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How the Pandemic Has Supercharged Omnichannel Growth

How the Pandemic Has Supercharged Omnichannel Growth

The ongoing COVID-19 crisis has changed the way consumers interact with retailers: Engagement has decentralized from brick-and-mortar storefronts to a constellation of in-person and online touchpoints. A new survey shows that brands who added new channels to their businesses during the pandemic benefited—and plan to keep them.

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Illustrations by Daniel Triendl

Illustrations by Daniel Triendl

The word omnichannel might not have been in many businesses’ vocabularies pre-pandemic, but retailers, coffee shops, and restaurants alike are emerging from the past year and a half with a deep understanding of its importance—and its staying power. The various shutdowns of brick-and-mortar retail, indoor dining, and in-person services at businesses like gyms and beauty salons accelerated trends that were already present in the retail world and revealed the absolute necessity of leveraging a variety of channels to reach customers.

Forty-five percent of respondents to a new survey of independent businesses, conducted by Square and Atlantic Brand Partners—an interdisciplinary business services group within The Atlantic—said that they added new channels to their businesses during the pandemic. But simply adding new avenues to reach your customers is one thing—maintaining them is another. And of the companies who launched new channels during the COVID-19 outbreak, 80 percent said they plan to keep them.

The majority of businesses surveyed across industries said that they are sticking with their new omnichannel strategies:
75%Health & Fitness
95.2%Full-Service Restaurant
62.5%Coffee Shop
82.4%Home & Repair
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Companies that embraced omnichannel strategies were not merely responding to a singular issue or a passing fad. After all, businesses used multiple channels to reach their customers before the pandemic began. But this unprecedented time has accelerated omnichannel adoption, as leveraging multiple customer touchpoints has become critical in connecting with consumers through shutdowns and social distancing measures. The coronavirus pandemic has not only impacted how companies operate; it has permanently altered customer habits and expectations.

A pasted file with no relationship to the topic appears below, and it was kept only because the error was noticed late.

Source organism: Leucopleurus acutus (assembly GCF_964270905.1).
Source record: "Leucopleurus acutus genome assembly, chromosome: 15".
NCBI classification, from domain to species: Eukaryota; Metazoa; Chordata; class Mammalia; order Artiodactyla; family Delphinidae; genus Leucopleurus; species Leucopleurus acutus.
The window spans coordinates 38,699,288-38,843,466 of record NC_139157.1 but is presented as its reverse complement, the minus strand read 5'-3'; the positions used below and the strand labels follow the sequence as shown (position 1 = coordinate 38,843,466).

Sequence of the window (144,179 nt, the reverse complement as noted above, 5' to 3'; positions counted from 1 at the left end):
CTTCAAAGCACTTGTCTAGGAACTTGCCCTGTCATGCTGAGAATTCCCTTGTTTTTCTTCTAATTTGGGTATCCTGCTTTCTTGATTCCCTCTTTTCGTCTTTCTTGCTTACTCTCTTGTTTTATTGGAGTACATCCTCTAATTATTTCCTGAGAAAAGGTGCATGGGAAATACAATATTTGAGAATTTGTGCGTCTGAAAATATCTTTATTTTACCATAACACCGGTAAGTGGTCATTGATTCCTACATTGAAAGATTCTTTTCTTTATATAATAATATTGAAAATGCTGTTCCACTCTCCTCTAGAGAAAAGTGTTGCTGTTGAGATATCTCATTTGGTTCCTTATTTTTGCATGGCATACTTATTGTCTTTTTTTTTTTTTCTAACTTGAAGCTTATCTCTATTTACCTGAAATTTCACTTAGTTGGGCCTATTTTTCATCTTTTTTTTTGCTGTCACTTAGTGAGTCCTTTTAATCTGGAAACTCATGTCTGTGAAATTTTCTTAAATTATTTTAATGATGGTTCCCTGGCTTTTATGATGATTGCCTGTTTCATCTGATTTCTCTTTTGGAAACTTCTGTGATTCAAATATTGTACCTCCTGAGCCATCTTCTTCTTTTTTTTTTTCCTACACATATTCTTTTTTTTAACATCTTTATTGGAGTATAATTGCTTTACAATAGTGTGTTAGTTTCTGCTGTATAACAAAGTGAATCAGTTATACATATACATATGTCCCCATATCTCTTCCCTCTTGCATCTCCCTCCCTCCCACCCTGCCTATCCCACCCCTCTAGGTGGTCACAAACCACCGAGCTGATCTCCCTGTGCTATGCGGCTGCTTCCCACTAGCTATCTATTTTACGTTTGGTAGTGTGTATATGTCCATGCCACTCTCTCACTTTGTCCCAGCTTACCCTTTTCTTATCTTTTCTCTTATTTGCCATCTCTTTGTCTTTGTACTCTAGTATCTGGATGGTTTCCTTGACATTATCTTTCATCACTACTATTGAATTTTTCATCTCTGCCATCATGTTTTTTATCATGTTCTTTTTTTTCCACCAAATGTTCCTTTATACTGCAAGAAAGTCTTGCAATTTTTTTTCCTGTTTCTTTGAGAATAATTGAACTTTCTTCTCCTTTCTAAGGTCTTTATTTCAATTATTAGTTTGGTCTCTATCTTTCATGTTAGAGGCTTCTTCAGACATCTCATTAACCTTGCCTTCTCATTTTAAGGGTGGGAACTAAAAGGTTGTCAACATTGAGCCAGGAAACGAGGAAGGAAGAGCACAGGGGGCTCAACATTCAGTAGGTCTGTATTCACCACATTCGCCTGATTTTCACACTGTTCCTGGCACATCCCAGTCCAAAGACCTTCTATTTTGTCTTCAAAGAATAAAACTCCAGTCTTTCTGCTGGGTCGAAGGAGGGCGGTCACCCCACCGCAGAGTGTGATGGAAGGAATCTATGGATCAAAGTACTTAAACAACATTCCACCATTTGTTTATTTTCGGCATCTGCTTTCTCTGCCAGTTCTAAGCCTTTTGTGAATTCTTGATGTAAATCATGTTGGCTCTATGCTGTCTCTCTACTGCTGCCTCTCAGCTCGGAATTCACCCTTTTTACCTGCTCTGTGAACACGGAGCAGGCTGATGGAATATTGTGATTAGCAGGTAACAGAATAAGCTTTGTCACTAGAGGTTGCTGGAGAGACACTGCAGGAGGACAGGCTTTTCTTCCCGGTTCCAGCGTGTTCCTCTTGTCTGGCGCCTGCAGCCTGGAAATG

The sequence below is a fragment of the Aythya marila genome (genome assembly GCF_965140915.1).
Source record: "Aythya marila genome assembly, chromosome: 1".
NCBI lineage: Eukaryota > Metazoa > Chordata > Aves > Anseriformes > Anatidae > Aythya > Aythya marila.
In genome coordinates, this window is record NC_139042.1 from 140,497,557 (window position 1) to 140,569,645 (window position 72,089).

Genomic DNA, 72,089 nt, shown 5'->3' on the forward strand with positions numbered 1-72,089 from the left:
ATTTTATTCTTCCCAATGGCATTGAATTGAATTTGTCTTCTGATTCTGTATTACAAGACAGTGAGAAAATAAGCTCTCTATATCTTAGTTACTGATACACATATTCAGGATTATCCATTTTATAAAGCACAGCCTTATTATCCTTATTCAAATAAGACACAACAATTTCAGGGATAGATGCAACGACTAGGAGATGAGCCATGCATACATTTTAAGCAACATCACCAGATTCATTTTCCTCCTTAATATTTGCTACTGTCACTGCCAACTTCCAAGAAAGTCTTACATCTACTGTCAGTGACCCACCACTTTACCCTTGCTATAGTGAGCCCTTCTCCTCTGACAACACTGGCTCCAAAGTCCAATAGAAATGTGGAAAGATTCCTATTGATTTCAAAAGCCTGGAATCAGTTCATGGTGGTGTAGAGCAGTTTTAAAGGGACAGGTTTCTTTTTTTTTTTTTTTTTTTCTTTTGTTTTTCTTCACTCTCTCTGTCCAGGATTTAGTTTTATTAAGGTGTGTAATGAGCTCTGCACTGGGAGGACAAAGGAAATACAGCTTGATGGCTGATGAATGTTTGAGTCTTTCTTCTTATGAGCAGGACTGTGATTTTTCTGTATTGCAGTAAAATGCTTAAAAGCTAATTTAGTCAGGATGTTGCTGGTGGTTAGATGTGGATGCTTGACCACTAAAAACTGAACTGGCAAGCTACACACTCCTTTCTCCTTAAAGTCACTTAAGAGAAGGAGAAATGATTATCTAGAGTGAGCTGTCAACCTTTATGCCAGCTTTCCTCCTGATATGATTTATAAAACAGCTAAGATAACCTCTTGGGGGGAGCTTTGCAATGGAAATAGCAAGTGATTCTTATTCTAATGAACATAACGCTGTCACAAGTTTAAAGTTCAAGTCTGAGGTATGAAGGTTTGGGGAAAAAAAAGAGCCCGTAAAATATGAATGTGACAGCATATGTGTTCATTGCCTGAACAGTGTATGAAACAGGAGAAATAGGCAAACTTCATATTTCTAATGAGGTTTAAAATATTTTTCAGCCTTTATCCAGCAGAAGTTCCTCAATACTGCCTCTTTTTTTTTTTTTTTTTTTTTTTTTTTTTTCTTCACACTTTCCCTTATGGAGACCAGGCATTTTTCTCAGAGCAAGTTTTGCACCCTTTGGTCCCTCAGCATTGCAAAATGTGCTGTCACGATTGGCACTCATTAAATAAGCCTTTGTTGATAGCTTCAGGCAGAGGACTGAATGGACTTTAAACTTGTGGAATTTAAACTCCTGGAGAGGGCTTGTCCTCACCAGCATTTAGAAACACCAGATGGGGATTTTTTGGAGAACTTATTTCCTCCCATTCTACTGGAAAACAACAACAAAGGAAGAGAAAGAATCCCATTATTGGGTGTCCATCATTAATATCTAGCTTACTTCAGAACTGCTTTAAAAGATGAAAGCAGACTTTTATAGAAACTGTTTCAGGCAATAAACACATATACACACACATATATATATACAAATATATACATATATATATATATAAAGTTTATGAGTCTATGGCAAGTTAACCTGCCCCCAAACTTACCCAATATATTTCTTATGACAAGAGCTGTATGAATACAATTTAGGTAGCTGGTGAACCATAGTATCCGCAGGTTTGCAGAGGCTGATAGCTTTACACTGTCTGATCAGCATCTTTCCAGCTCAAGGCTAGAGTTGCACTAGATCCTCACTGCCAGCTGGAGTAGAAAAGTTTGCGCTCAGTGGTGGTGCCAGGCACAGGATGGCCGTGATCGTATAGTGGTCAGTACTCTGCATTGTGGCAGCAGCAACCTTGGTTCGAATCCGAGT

However, it’s important to note that omnichannel strategies will not remain static. They will continue to evolve as businesses and markets do. This shift will be especially prominent as the economy moves from the desperation of the early pandemic into the “next normal.” “The interesting thing to follow is how many of the things that companies did in stress mode, trying to survive or react to what customers were doing, are going to be sustained going forward,” says Santiago Gallino, a professor at the Wharton School of the University of Pennsylvania who studies omnichannel integration in retail.

To quickly pivot and meet the evolving needs of their businesses and customers, companies can benefit from a central system through which they can manage their various channels. Because while sometimes adding channels can be as simple as adopting a new social media platform (which 48 percent of survey respondents did during the pandemic), that is just the low-hanging fruit. Making structural changes to the business—for example, rolling out a mobile app (27 percent of respondents) or pop-up space (18 percent of respondents)—requires a solid foundation to work from.

Gallino cited the restaurant industry in particular, where companies put a lot more emphasis on delivery during the pandemic. For instance, 75 percent of coffee shops that added channels during the pandemic implemented alternative ordering and delivery options. Maintaining those options may necessitate not just technological shifts but physical ones: how kitchens are laid out, entry and exit points for delivery drivers, and so on.